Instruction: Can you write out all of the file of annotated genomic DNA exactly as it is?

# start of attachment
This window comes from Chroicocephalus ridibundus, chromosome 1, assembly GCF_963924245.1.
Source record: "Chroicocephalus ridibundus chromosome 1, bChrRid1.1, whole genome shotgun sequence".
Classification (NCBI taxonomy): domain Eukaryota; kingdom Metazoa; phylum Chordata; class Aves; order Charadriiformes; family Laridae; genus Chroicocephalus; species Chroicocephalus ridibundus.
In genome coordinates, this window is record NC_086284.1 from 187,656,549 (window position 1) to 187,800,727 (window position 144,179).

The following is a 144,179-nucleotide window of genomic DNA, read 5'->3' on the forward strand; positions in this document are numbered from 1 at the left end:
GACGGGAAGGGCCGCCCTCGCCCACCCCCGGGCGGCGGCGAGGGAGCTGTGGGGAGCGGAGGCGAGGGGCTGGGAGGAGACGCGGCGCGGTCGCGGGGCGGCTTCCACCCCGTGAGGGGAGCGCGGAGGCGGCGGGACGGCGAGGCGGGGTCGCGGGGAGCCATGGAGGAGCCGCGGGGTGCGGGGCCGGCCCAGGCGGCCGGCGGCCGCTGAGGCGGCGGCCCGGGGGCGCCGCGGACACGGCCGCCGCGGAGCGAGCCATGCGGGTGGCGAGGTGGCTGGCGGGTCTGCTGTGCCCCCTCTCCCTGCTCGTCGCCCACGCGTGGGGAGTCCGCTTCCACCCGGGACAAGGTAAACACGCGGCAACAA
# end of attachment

This window comes from Chroicocephalus ridibundus, chromosome 1, assembly GCF_963924245.1.
Source record: "Chroicocephalus ridibundus chromosome 1, bChrRid1.1, whole genome shotgun sequence".
Classification (NCBI taxonomy): domain Eukaryota; kingdom Metazoa; phylum Chordata; class Aves; order Charadriiformes; family Laridae; genus Chroicocephalus; species Chroicocephalus ridibundus.
In genome coordinates, this window is record NC_086284.1 from 187,656,549 (window position 1) to 187,800,727 (window position 144,179).

The following is a 144,179-nucleotide window of genomic DNA, read 5'->3' on the forward strand; positions in this document are numbered from 1 at the left end:
GACGGGAAGGGCCGCCCTCGCCCACCCCCGGGCGGCGGCGAGGGAGCTGTGGGGAGCGGAGGCGAGGGGCTGGGAGGAGACGCGGCGCGGTCGCGGGGCGGCTTCCACCCCGTGAGGGGAGCGCGGAGGCGGCGGGACGGCGAGGCGGGGTCGCGGGGAGCCATGGAGGAGCCGCGGGGTGCGGGGCCGGCCCAGGCGGCCGGCGGCCGCTGAGGCGGCGGCCCGGGGGCGCCGCGGACACGGCCGCCGCGGAGCGAGCCATGCGGGTGGCGAGGTGGCTGGCGGGTCTGCTGTGCCCCCTCTCCCTGCTCGTCGCCCACGCGTGGGGAGTCCGCTTCCACCCGGGACAAGGTAAACACGCGGCAACAA